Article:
Isakson's first television ad of the season focused not on email servers or influence-seekers in Clinton's orbit but legislation to strengthen to whistle blower protections for Peace Corps volunteers.
And Barksdale, whose fellow Democrats have been having a field day over Trump's stream of off-color remarks, has instead focused his recent media blasts on Isakson's attendance at Capitol Hill committee hearings and the incumbent's stances on raising the minimum wage and Social Security.
“We are focused on making sure that Georgians are aware that the policies that Isakson represents are failed policies," Barksdale said in an interview Monday, ticking off the Iraq war and financial regulation legislation as examples. "That's our core message.”
To be fair, other Georgia Democrats have taken to attacking Isakson's continued endorsement of Trump in recent days, including Rev. Raphael Warnock and, to a lesser extent, Atlanta Mayor Kasim Reed. And a Barksdale campaign aide did not rule out Barksdale directly addressing Isakson's endorsement of Trump at a later date.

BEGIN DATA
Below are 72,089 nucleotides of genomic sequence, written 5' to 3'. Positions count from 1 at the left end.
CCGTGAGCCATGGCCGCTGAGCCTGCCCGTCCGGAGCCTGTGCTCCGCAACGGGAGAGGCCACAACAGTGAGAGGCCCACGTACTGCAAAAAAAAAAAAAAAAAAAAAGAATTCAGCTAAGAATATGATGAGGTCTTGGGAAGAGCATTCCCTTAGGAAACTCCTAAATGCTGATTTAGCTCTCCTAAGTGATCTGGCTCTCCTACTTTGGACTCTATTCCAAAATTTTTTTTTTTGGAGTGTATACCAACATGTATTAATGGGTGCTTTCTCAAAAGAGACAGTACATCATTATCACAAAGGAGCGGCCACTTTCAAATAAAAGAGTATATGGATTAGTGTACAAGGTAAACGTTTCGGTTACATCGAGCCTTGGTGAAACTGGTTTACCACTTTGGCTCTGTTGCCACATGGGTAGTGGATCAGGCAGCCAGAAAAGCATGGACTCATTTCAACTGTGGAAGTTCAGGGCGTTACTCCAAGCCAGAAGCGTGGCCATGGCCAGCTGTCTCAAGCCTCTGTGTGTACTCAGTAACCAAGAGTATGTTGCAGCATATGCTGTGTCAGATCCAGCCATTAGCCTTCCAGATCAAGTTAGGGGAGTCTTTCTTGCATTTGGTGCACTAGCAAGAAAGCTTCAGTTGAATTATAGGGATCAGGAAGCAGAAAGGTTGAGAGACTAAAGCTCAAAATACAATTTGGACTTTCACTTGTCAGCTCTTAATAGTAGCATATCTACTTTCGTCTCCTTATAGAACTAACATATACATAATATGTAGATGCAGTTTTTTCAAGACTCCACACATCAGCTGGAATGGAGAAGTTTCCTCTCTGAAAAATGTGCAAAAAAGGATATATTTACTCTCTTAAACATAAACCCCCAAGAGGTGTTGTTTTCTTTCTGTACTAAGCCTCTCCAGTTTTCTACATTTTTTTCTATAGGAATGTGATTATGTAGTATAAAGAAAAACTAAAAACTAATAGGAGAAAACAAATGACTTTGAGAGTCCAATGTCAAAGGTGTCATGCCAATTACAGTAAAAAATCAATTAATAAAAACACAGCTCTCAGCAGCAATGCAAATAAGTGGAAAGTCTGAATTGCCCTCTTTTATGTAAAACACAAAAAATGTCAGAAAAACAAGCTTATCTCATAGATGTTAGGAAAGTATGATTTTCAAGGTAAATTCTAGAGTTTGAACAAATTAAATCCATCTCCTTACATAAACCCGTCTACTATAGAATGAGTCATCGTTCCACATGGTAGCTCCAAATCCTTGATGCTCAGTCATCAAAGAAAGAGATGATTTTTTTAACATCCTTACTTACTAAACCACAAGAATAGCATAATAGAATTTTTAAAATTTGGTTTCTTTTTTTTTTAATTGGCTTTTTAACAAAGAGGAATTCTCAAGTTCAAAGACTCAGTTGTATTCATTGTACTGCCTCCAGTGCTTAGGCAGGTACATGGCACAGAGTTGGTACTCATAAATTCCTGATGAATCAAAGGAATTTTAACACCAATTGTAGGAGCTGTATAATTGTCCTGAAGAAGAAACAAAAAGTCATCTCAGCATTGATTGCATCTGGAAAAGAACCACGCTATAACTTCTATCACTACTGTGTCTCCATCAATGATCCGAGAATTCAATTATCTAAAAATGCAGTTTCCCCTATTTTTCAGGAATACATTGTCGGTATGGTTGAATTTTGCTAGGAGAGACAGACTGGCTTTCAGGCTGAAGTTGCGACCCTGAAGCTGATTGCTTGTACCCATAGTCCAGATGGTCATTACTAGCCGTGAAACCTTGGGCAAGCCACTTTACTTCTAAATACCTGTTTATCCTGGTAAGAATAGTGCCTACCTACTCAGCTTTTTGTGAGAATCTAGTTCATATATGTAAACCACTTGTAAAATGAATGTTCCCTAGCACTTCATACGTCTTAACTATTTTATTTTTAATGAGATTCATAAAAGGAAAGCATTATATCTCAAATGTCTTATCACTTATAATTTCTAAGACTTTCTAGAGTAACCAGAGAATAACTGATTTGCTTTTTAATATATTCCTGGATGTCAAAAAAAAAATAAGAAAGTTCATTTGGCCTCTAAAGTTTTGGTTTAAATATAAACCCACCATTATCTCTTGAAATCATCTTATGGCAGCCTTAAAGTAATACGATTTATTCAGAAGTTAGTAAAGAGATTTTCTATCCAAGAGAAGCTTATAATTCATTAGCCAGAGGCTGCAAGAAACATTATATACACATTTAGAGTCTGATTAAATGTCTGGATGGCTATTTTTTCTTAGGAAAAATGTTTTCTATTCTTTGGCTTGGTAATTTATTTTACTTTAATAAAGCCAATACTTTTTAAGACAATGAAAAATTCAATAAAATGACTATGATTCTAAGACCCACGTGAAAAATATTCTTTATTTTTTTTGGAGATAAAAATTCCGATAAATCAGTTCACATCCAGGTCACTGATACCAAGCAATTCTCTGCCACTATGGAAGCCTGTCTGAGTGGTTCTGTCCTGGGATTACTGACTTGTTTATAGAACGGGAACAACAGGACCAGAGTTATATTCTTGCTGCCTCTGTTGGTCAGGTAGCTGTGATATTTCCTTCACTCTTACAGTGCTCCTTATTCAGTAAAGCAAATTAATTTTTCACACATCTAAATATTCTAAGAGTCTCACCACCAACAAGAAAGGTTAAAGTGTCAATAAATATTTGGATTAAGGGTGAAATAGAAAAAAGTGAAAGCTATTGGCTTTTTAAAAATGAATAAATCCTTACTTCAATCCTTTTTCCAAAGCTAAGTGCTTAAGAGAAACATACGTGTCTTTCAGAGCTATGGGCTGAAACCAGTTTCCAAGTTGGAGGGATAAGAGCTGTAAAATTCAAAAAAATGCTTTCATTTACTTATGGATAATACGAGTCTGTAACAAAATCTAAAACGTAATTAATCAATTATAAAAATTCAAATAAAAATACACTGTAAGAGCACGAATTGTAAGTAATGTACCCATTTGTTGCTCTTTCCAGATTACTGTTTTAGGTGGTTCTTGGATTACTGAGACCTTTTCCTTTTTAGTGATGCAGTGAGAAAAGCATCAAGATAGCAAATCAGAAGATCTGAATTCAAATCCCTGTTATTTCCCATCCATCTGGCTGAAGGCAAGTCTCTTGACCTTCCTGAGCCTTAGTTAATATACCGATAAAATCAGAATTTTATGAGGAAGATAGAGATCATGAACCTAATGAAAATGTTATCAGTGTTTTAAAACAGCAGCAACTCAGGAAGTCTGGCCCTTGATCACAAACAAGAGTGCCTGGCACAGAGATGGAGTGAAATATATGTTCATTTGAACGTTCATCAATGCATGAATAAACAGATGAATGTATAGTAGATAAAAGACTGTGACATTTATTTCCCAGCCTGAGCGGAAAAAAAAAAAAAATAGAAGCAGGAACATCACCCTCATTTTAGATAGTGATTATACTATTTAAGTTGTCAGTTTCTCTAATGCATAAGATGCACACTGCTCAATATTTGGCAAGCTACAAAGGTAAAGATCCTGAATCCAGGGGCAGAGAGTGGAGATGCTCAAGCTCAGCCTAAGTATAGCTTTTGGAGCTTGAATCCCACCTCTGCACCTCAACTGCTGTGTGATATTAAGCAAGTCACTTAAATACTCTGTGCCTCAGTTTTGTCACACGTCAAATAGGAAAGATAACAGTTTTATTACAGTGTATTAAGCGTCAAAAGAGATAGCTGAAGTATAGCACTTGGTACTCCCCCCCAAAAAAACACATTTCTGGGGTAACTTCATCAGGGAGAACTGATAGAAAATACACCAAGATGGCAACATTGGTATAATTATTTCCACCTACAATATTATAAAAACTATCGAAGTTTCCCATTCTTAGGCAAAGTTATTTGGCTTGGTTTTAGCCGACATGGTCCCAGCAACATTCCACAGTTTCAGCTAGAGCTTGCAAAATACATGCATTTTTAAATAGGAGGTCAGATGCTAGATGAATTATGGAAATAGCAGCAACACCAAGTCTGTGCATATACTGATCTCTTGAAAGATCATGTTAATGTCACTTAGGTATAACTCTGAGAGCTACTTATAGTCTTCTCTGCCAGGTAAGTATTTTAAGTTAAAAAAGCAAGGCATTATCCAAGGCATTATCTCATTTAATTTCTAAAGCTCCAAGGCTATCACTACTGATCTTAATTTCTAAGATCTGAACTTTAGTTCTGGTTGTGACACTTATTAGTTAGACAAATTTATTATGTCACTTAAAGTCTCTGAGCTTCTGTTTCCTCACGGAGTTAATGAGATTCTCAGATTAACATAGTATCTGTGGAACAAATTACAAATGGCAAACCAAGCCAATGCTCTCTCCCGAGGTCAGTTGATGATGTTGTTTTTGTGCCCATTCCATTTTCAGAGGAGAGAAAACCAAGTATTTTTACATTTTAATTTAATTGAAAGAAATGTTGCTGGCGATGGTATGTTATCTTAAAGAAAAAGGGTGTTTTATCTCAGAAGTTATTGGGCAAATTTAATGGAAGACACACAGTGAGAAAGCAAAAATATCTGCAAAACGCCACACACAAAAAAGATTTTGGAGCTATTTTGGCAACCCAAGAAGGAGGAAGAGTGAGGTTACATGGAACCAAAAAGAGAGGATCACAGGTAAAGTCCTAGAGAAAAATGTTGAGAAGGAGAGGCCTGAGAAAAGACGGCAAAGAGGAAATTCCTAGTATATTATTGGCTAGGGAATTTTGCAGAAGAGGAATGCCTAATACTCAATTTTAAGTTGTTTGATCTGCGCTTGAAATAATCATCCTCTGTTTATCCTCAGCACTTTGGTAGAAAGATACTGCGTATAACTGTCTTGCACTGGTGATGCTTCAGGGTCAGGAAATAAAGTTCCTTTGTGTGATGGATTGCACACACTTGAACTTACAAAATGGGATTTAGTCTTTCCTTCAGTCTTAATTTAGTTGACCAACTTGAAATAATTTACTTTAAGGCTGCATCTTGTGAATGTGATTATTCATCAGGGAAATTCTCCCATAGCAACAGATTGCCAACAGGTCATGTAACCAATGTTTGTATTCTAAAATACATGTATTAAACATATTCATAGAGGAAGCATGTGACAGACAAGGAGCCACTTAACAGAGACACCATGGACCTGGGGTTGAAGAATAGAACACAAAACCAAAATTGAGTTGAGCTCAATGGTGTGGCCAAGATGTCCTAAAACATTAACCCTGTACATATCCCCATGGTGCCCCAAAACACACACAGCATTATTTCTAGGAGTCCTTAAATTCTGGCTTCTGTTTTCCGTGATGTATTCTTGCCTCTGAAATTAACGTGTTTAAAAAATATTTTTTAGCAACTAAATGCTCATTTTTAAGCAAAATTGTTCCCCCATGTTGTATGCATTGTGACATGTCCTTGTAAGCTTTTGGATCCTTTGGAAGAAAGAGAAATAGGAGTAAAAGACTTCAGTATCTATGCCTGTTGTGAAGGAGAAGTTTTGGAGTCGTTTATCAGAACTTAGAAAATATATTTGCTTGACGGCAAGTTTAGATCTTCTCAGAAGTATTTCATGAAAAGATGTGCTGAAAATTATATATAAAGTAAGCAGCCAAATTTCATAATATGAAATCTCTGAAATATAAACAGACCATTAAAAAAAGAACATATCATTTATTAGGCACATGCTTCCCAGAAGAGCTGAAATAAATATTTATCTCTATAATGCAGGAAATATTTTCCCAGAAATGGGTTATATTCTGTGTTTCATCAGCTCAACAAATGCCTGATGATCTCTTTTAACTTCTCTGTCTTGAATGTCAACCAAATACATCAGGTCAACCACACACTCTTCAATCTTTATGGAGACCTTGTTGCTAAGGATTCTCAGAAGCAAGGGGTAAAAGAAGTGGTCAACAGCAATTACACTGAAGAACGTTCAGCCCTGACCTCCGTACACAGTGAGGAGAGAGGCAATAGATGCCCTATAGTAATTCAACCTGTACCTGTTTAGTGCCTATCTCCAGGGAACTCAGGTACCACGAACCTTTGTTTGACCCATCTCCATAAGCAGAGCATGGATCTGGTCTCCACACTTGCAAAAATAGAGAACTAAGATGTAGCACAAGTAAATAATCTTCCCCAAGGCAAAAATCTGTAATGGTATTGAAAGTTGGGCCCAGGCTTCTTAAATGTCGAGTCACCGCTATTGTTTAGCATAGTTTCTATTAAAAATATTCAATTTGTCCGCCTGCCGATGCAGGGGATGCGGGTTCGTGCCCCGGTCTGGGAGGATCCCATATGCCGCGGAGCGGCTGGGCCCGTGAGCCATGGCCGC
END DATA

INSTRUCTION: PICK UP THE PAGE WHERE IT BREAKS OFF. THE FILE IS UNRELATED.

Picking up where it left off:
As for Isakson, his longtime political strategist said it's the two-term incumbent's style to stick with policy over partisan swipes.
"Johnny Isakson has always run his own race: substantive, policy-driven, hopeful and unifying a broad coalition of Republican, Independent, Libertarian and Reagan Democrats who believe Georgia values are more important than big-government, DC interests," said Heath Garrett.
How long does it stay like this before Election Day pressure changes the dynamic? We'll be watching.